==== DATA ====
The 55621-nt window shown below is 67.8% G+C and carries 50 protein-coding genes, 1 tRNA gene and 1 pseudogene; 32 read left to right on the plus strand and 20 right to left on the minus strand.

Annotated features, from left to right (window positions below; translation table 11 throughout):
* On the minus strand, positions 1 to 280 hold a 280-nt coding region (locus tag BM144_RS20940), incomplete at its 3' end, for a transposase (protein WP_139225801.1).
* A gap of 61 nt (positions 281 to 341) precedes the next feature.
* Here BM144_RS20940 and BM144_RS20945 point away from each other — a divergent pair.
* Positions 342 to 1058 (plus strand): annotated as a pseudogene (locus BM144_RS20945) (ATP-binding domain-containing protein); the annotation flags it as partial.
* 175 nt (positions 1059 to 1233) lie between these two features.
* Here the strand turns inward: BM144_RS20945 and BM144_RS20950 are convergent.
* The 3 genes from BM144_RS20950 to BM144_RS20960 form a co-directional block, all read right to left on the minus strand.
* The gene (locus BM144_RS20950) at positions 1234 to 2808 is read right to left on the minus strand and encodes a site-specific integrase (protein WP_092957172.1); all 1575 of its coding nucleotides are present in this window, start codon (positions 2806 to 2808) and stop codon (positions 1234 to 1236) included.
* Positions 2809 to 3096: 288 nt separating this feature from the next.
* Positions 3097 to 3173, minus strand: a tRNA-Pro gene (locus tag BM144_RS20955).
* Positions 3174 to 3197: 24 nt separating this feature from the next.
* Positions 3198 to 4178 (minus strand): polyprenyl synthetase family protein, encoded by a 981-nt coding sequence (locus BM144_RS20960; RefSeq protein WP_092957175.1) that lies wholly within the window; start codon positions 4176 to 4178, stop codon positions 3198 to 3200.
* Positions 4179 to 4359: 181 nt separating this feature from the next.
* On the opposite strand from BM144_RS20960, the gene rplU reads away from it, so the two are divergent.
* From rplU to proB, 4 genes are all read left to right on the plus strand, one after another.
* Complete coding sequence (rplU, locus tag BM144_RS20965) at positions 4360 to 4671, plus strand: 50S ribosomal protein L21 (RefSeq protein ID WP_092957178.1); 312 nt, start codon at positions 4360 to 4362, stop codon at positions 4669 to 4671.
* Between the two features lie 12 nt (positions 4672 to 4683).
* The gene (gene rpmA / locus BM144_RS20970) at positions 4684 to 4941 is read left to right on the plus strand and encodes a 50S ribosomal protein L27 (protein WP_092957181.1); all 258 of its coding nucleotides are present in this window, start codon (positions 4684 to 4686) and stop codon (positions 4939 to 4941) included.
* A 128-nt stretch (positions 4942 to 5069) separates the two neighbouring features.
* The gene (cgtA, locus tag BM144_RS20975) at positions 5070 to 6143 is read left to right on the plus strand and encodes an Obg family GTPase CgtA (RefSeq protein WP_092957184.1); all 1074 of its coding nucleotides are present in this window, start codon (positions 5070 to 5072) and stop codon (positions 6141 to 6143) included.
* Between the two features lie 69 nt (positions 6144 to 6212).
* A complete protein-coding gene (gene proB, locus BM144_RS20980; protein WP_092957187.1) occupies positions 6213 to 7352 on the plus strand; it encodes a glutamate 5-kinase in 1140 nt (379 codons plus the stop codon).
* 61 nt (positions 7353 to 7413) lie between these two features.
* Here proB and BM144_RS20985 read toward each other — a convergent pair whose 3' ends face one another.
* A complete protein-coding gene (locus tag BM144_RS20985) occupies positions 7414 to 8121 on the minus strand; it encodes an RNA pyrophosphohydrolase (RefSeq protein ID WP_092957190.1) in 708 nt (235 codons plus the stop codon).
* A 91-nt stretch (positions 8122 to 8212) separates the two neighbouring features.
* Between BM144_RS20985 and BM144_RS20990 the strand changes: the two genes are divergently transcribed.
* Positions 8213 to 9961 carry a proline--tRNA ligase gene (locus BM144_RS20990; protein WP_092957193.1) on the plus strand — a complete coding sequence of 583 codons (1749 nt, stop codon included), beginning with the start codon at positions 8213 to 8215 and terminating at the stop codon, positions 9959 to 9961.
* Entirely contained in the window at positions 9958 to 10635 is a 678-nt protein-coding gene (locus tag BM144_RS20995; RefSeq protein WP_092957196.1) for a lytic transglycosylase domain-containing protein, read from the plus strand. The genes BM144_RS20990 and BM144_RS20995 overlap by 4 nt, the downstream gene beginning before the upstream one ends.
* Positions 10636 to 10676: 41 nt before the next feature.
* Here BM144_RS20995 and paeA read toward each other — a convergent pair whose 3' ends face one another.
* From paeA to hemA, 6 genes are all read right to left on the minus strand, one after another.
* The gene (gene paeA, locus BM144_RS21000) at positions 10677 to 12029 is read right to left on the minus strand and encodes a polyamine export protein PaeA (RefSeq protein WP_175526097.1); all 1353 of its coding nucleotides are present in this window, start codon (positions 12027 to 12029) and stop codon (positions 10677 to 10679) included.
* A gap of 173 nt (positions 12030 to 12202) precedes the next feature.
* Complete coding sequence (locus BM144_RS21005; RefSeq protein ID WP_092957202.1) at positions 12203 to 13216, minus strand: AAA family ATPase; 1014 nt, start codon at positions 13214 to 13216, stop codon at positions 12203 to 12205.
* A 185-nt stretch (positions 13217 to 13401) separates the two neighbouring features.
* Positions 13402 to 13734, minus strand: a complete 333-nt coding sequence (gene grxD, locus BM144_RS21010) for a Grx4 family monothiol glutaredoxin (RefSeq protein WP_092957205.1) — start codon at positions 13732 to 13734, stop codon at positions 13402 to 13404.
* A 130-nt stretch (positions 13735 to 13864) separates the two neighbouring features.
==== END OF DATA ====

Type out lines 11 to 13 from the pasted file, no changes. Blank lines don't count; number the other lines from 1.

* Positions 2809 to 3096: 288 nt separating this feature from the next.
* Positions 3097 to 3173, minus strand: a tRNA-Pro gene (locus tag BM144_RS20955).
* Positions 3174 to 3197: 24 nt separating this feature from the next.